Fractal Politics

Portrait of George W. Bush

Portrait of George W. Bush (2004)

Writing poetry after Auschwitz is barbaric.
Theodor Adorno

A poem that calls us from the other side of a situation of extremity cannot be judged by simplistic notions of “accuracy” or “truth to life.” It will have to be judged, as Ludwig Wittgenstein said of confession, by its consequences, not by our ability to verify its truth. In fact, the poem might be our only evidence that an event has occurred: it exists for us as the sole trace of an occurrence.
Carolyn Forche, “The Poetry of Witness”

Artists do not create in a vacuum; they are indisputably coupled to the society and times in which they work. It may well be that an artist can realize aesthetic triumphs while ignoring society, but willful unconcern regarding social matters is also a political position.
Mark Vallen, “Why All Art Is Political”

The war, what was happening to America, the brutality of the world. What kind of man am I, sitting at home reading magazines, going into frustrated fury about everything — and then going into my studio to adjust a red to a blue?
Phillip Guston, Writing in the mid-1960s

The common wisdom is that people should not talk about two things. This is one of them.

I don’t think your everyday entry-level fast food French fryer and one-day-in-the-future museum patron thinks much about the possibilities of incorporating political statements into fractal art. A fractal, to those blessed enough to recognize one, is likely more akin to eye candy — saturated swirls seen on a calendar in Barnes and Noble. Or something vaguely tied to mathematics — more like a theorem than a painting — or a pretty picture intersecting with irrational numbers but never with social, economic, or political concerns. Fractals can be visually stunning — but can they stun others into epiphanies — or just say anything to anyone about his or her life? Should they be used to comment on world affairs, social concerns, or even popular culture?

There are some, both proletariat and bourgeoisie, and convinced that fractals have no grounding in the world, who would find such questions absurd. I remember a day last winter when I dropped by to pick up some Giclees from the photographer who handles prints for me. His wife, a painter, studied the fresh prints briefly before laughing. “Well, there’s certainly nothing like this in nature,” she said confidently. “Don’t be so sure,” I replied, pointing to one of the studio’s windows. Outside, the bare branches of an oak tree were reaching skyward to obscure a bank of self-similar clouds.

A hypothesis then. If fractals are of this world, then they can also be utilized — politically activated, as it were — to comment upon what happens in it.

The Enron Board Meets for the Last Time

The Enron Board Meets for the Last Time (2002)

If one accepts the premise that fractals can be art — and I do — then all the historical/philosophical paradigms and puzzles about the nature of art apply to fractal art as well. Artists, fractal or otherwise, who dabble in and dab on politics to their renders walk some fine lines and climb some slippery slopes. Is one’s art serving as a cry for social reform while still displaying elements of Keats‘ Siamese twins of truth and beauty — still providing a gesture that calls the soul upward? Or does such art become reductive, didactic, polemical — a blunt instrument to bludgeon the viewer into accepting the artist’s point of view?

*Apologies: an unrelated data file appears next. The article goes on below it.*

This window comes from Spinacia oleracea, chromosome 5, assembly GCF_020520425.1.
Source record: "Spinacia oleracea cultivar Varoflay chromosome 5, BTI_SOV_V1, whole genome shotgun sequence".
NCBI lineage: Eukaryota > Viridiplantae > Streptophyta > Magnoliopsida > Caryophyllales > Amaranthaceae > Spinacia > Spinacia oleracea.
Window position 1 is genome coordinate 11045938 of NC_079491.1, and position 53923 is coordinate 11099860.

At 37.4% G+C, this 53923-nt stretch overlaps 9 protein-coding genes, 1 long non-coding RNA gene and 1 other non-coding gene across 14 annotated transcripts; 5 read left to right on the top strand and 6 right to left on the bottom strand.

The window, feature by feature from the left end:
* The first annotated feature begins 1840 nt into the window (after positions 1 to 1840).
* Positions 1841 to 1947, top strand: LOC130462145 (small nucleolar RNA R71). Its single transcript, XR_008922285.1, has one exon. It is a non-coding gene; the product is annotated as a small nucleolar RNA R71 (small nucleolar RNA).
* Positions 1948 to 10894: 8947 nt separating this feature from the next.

Dyske Suematsu, in “The Paradox of Political Art,” leans to the latter position:

The most apparent problem I see with today’s political art is its deterministic nature. Art often raises salient questions, but when a political artwork is morally motivated, its questions become moral directives disguised as questions. That is, they are rhetorical questions. As such, there is a right way and a wrong way to look at it. A correct answer is always already provided for you by the artist. The questions and the discussions it provokes either support the answer or refute it. And, the value of the work is contingent on its dialectical outcome. From the point of view of the audience, the experience of such political art resembles that of reading an op-ed column in a newspaper.

Point well taken. Why are you reading Orbit Trap? Presumably to see and read about fractal art, yes? If you wanted political discussion, you would have pointed your surfboard to Salon or Slate or Daily Kos or Little Green Footballs? Hippie jerk blogger. Bring on more spirals.

Maybe it is best to be careful before one gets all socially aware. Suematsu has other complaints with political artists. They assume a ethical superiority but are not required to show that their own expressions are ethically pure. After all, why did I do the piece above about Enron? Was it because I was outraged by the scandal and appalled that the company’s employees were cheated out of their pensions? Or was it because I figured seizing a hot button political topic could help further my career as an artist? And if I lampoon Enron’s directors, don’t I have a reciprocal obligation to show that my motives are not just as crass?

And what form would such proof take? How can political artists demonstrate that their intentions are sincere? Testify before a Congressional committee? Undergo short-of-organ-failure questioning while being waterboarded at Guantanamo? Donate all the money made from their fractal art (haaaa!!!) to Feed the Children? Will such philanthropy in turn make my intentions for lashing out at Enron execs as selfless as those of Mother Teresa in your eyes?

Dream of Napalm

Dream of Napalm (2006)

But can any artist or artwork completely wash its Pontius Pilate hands clean from the stink of politics. After all, George Orwell, in Why I Write, asserts that all art is political and notes: “The opinion that art should have nothing to do with politics is itself a political attitude.” So, since art cannot be apolitical, should artists serve as “witnesses” for the times they live in — especially if other information agencies (Fox News, cough cough) increasingly editorialize and are openly biased to particular political viewpoints. Should the studio, or the fractal generator, be an ostrich hole? Or does the artist have an obligation to record injustices and atrocities and document corruption and cultural insanity? If not the artist, who? Will governmental records accurately portray a regime or does such a historical record run a greater risk of being sanitized? Moreover, will any state-sanctioned archives be told more convincingly than the visual language art can speak? Take, for example, this:

A child’s drawing of arriving at Terezin Concentration Camp where 15,000 children died.

[Image seen on Children’s Art of the Holocaust]